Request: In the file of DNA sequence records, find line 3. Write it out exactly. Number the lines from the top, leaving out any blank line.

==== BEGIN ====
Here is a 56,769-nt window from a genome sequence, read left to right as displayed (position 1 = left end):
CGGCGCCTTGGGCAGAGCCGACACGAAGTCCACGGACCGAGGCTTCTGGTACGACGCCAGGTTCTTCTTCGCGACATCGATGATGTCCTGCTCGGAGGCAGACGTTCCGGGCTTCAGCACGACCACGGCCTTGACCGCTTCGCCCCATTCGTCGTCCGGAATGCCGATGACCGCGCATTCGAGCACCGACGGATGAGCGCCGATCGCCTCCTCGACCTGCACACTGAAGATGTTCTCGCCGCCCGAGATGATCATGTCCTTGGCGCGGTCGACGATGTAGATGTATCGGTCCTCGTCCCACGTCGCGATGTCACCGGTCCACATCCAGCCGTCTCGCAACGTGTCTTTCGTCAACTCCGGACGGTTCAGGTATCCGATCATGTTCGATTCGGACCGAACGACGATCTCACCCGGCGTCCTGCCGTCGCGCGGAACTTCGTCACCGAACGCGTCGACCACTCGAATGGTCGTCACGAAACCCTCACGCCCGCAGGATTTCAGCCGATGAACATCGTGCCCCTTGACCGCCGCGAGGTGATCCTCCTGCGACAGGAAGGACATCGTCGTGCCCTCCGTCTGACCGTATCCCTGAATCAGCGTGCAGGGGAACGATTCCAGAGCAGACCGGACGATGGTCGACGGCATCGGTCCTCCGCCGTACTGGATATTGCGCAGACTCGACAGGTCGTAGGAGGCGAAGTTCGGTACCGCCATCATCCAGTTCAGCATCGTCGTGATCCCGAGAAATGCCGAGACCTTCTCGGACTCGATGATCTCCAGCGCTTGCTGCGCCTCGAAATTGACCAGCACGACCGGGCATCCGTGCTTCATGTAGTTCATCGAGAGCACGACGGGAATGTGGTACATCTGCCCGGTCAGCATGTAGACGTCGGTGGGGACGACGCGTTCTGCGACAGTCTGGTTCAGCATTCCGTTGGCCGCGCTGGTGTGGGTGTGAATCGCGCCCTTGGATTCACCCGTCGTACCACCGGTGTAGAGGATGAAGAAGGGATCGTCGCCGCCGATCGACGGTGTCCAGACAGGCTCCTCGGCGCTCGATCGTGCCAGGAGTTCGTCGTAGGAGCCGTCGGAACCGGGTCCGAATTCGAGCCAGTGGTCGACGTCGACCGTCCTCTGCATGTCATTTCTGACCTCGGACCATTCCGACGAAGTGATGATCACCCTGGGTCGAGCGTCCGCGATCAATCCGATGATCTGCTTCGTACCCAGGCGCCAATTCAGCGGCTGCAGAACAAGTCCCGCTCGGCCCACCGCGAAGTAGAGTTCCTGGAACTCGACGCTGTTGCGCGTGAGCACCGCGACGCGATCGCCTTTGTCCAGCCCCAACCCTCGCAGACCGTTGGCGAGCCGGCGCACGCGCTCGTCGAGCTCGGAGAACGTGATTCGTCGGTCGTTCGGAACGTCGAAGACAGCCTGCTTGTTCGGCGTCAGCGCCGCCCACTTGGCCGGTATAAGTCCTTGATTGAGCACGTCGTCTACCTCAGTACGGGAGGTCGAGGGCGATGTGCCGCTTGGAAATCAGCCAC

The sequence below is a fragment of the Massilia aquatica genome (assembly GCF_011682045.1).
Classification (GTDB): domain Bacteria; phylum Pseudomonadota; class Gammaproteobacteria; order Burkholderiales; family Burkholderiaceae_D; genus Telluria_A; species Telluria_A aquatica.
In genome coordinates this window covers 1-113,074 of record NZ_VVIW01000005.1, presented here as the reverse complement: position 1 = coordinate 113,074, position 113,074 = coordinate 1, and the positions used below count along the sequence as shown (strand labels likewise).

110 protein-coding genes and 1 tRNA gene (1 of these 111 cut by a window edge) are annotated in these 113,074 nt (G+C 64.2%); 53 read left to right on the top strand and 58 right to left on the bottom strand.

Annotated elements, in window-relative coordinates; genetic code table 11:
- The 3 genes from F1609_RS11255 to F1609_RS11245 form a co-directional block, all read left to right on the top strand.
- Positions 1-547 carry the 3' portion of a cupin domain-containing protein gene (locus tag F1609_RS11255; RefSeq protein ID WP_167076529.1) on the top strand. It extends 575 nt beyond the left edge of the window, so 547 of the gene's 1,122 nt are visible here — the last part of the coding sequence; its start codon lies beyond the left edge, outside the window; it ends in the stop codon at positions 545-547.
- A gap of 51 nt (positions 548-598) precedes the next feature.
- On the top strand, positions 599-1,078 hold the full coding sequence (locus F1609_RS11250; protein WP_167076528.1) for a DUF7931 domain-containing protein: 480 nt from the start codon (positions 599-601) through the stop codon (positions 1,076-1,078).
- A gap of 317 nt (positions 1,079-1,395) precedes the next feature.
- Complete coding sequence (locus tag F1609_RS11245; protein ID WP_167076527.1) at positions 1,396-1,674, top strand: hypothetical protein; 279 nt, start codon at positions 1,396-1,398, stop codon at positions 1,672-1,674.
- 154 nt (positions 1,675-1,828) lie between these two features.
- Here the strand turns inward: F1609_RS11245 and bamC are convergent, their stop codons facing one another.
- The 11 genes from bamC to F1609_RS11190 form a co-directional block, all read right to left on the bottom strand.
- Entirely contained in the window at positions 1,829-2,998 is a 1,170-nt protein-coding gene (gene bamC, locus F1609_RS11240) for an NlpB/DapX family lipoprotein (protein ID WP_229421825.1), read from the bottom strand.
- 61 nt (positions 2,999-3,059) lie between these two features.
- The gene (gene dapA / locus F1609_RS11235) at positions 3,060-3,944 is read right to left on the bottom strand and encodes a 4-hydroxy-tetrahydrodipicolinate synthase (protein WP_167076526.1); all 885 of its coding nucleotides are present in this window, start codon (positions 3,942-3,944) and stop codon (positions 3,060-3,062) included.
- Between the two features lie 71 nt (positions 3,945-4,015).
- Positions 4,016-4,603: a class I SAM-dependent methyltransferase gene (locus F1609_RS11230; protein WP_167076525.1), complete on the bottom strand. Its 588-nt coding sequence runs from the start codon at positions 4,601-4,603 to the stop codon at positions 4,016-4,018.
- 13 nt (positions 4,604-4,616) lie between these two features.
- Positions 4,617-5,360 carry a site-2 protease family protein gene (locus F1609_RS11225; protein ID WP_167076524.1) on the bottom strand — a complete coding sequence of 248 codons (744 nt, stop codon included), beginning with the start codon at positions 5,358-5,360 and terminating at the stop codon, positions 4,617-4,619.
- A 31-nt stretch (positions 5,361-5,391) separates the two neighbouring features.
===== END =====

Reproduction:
The sequence below is a fragment of the Massilia aquatica genome (assembly GCF_011682045.1).